Chinese auxiliaries normally occur in front of verbs. However, they are not movable. For example, the auxiliary 能 (n´eng/ to be able) in the following sentence cannot be moved:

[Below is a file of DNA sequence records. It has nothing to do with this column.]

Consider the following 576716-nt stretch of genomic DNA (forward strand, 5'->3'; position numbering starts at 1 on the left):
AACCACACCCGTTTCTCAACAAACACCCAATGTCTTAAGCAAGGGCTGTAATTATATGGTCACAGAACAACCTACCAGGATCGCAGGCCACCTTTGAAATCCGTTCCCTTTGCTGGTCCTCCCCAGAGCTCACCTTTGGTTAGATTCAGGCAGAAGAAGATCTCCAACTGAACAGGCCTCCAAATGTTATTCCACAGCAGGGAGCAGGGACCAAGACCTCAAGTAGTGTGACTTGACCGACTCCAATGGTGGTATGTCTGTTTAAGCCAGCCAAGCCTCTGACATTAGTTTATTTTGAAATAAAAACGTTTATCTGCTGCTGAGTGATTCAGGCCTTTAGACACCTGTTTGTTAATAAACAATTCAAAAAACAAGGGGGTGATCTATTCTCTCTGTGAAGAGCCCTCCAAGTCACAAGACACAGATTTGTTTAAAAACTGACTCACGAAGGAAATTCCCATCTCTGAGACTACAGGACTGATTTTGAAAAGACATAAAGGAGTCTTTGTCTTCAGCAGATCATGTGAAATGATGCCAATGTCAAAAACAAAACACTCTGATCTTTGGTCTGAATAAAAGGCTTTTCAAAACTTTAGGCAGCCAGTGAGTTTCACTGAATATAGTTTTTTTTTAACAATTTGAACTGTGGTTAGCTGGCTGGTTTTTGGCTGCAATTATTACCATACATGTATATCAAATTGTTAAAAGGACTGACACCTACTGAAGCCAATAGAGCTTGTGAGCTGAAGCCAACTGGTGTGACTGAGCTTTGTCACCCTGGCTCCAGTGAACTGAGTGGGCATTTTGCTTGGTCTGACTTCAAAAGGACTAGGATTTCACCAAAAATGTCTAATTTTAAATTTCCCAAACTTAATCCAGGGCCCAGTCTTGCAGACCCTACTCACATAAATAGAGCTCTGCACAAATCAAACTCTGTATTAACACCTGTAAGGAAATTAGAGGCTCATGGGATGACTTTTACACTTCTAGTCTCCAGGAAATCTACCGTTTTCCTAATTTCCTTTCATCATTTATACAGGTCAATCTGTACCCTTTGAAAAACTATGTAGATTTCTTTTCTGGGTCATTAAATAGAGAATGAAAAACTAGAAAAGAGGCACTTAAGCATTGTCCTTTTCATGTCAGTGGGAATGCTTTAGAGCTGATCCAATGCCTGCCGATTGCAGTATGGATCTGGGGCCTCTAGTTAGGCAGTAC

t¯a n´eng shu¯o li´ul`ı -de zh¯ongw´en
“He can speak fluent Chinese.”
Furthermore, an auxiliary like n´eng (能) can occur all by itself to answer a question.
n´ı n´eng shu¯o zh¯ongw´en ma
Can you speak Chinese?
“(Yes, I) can.”
Reference: Chinese: a linguistic introduction by Chao Fen Sun